Beyond the scene setting introductory passage of 'Welcome Back' the rockin begins with a double barrel explosion of synth fury in the eponymous 'Perturbator's Theme'. The velocity and potency of this track really puts your right in the middle of Perturbator's dimension with electrifying energy blasting thunderbolts of synth action and while this aural violence takes place the epic nature of the lead synth melody shines even brighter in the face of such darkness. This is the balance of Perturbator's arcane synth magic; the blend of light and dark, the vintage and the modern, the knife's edge is danced across with wanton disregard for safety and with maximum levels of excitement.

The real tempering of this sound is what is crafted so well throughout Dangerous Days. New soundscapes appear like new challengers, with fists bandaged and surprise power moves lurking beneath the surface. In 'Raw Power' we get to hear Perturbator's videogame inspirations take form into a retro pastiche of ChipTune seasoned dark synth action. The combination is rockin to the max and the blend works magnificently well with melodies trading blows betwixt the synthscapes in a ferocious free for all.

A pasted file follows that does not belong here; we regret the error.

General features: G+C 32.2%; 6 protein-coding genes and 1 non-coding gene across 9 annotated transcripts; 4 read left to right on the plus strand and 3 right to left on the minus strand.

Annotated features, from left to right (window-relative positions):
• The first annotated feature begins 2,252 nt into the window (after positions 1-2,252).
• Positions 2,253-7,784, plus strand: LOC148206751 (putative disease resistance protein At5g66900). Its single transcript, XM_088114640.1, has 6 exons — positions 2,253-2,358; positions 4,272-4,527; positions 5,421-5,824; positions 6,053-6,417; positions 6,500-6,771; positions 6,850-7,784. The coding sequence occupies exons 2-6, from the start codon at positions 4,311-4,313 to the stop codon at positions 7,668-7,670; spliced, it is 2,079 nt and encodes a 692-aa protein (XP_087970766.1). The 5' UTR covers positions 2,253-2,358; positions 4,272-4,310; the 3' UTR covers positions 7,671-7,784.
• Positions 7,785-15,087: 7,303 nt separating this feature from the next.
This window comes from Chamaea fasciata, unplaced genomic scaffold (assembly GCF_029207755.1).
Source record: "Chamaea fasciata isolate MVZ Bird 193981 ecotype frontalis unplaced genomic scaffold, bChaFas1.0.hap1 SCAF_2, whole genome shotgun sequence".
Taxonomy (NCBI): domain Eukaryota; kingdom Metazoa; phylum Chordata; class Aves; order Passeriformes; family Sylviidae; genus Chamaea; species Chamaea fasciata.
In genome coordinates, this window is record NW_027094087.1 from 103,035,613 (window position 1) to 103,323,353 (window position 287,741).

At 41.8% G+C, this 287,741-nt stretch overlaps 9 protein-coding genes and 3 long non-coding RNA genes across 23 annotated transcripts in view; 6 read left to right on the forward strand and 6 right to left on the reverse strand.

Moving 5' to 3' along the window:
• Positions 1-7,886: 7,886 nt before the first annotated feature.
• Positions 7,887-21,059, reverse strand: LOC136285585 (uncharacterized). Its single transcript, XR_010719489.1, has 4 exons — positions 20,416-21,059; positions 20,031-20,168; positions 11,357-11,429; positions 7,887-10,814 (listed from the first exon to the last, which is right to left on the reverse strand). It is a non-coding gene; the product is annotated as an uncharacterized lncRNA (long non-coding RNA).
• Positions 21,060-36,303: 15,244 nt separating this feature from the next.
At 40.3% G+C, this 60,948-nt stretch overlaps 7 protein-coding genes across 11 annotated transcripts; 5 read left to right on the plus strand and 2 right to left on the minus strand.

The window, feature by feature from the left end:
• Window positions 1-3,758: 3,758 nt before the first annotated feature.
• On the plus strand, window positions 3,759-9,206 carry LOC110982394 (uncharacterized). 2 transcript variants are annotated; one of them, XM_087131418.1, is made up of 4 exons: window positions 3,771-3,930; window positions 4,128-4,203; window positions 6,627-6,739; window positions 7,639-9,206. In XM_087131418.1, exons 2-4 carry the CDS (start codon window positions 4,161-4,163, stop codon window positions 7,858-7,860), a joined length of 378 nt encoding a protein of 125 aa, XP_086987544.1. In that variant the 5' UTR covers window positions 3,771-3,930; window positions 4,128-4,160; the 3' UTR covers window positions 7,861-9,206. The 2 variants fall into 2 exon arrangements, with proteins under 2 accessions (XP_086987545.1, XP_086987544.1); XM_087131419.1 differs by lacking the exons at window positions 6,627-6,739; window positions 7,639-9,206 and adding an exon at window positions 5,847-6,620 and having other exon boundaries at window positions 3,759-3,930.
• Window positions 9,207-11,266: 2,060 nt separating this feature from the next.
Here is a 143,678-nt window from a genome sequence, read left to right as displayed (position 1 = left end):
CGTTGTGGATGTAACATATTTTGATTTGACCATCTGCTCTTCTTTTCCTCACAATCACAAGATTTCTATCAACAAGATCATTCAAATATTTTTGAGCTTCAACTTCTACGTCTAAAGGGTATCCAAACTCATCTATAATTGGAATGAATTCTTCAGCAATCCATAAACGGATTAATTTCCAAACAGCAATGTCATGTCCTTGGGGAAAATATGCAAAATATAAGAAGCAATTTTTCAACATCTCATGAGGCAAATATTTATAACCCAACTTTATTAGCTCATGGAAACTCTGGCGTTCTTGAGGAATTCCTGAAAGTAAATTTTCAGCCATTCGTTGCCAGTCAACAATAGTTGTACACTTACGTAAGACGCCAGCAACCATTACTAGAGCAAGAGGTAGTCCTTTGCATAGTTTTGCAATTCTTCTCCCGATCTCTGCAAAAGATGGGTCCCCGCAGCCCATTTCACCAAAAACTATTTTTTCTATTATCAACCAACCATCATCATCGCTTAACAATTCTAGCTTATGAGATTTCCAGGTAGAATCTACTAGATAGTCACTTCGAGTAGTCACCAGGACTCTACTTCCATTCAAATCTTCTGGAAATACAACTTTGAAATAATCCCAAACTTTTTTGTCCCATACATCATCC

Whilst darkness is always the number one colour in the Perturbator palette it never is allowed to race out of control and is restricted to a tight leash. The murderous intentions of 'Future Club' are masked by a disco swagger that doesn't show the flash of the blade until the last second. The unforgiving brutality of  'War Against Machines' is contrasted with sublimely uplifting, humanistic passages that shine like a beacon amid a sea of impenetrable pitch black haze spewed forth from the archaic machinery.